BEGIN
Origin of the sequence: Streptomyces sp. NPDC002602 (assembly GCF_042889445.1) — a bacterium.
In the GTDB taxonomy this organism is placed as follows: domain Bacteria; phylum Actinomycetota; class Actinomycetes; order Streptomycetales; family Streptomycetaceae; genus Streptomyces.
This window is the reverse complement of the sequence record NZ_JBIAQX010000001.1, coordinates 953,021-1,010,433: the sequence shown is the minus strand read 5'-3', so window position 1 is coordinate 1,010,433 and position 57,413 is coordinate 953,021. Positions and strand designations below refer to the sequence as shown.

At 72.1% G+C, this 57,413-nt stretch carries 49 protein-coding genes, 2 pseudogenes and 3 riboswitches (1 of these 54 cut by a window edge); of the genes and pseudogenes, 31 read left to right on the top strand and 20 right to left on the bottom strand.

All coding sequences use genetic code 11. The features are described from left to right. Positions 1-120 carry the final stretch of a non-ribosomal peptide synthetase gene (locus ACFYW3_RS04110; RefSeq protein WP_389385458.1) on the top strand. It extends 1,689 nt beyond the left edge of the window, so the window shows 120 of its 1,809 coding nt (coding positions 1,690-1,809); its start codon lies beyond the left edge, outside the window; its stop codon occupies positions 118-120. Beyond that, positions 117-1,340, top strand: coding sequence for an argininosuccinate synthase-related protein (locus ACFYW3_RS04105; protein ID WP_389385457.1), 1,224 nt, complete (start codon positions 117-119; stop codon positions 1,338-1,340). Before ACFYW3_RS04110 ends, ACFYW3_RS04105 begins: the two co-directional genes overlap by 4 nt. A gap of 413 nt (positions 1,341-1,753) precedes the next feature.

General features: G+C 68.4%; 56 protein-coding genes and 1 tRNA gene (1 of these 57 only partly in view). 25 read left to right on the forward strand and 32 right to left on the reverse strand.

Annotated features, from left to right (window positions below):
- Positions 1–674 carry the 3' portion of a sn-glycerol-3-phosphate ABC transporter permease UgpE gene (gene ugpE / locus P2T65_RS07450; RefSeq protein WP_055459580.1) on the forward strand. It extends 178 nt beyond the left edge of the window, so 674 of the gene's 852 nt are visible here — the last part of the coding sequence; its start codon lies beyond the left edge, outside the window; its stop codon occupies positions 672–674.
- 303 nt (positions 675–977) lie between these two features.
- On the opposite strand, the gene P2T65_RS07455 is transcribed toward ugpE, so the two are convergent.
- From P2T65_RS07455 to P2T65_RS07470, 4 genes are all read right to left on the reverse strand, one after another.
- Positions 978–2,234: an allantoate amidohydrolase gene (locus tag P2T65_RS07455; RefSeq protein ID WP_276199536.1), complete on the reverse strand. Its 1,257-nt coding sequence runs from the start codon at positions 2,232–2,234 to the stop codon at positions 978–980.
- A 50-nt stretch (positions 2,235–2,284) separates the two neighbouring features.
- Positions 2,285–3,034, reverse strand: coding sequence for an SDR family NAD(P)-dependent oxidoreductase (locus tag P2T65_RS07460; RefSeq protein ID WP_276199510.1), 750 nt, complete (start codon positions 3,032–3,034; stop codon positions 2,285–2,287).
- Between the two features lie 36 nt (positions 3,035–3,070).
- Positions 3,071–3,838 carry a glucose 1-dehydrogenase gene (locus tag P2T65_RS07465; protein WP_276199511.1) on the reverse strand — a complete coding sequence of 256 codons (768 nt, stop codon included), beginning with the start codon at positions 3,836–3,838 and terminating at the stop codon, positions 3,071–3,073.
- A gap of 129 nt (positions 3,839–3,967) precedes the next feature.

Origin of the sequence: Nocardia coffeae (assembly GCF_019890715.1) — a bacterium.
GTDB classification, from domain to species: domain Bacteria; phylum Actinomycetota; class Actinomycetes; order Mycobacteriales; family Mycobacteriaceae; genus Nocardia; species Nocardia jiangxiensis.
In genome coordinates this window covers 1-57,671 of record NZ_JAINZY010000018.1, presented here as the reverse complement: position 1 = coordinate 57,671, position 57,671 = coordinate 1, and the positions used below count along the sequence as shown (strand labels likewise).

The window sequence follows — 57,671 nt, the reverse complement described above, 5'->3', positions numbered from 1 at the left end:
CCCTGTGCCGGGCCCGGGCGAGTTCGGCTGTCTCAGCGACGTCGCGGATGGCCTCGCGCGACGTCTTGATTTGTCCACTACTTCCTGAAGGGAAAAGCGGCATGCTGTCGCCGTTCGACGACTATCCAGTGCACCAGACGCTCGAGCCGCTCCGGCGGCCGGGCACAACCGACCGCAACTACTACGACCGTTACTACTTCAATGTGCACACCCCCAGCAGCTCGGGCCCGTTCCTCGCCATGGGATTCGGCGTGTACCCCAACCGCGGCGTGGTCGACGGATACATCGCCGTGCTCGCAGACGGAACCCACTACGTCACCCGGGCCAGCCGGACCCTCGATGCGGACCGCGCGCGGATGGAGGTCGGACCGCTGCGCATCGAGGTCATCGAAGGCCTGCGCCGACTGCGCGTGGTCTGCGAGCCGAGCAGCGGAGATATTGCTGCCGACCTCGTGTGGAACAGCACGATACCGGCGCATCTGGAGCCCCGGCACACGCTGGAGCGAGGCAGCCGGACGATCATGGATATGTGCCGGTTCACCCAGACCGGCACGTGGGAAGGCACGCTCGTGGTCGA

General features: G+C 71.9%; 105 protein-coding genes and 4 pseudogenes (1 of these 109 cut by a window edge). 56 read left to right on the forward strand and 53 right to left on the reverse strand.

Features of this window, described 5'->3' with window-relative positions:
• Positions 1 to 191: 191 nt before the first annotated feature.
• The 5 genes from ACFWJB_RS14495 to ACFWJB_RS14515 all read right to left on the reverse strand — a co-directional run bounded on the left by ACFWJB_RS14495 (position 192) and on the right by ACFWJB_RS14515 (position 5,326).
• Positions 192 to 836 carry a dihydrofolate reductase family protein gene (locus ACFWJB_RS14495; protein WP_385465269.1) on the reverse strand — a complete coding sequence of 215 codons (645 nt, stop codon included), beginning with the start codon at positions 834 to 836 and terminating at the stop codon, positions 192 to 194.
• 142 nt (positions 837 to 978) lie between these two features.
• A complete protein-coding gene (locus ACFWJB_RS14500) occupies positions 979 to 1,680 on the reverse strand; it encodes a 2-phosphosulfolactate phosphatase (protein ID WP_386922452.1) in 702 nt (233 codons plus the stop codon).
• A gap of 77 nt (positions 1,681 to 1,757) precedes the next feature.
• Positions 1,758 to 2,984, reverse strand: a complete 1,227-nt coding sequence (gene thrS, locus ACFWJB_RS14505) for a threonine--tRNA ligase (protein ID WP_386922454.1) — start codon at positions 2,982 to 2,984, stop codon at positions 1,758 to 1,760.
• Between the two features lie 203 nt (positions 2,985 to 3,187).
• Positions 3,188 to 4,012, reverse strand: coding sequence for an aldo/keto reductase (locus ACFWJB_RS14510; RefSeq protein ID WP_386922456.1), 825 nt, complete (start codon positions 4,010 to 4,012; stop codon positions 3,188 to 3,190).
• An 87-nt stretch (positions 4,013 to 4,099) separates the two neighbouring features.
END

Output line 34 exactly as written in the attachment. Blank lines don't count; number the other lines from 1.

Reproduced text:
• An 87-nt stretch (positions 4,013 to 4,099) separates the two neighbouring features.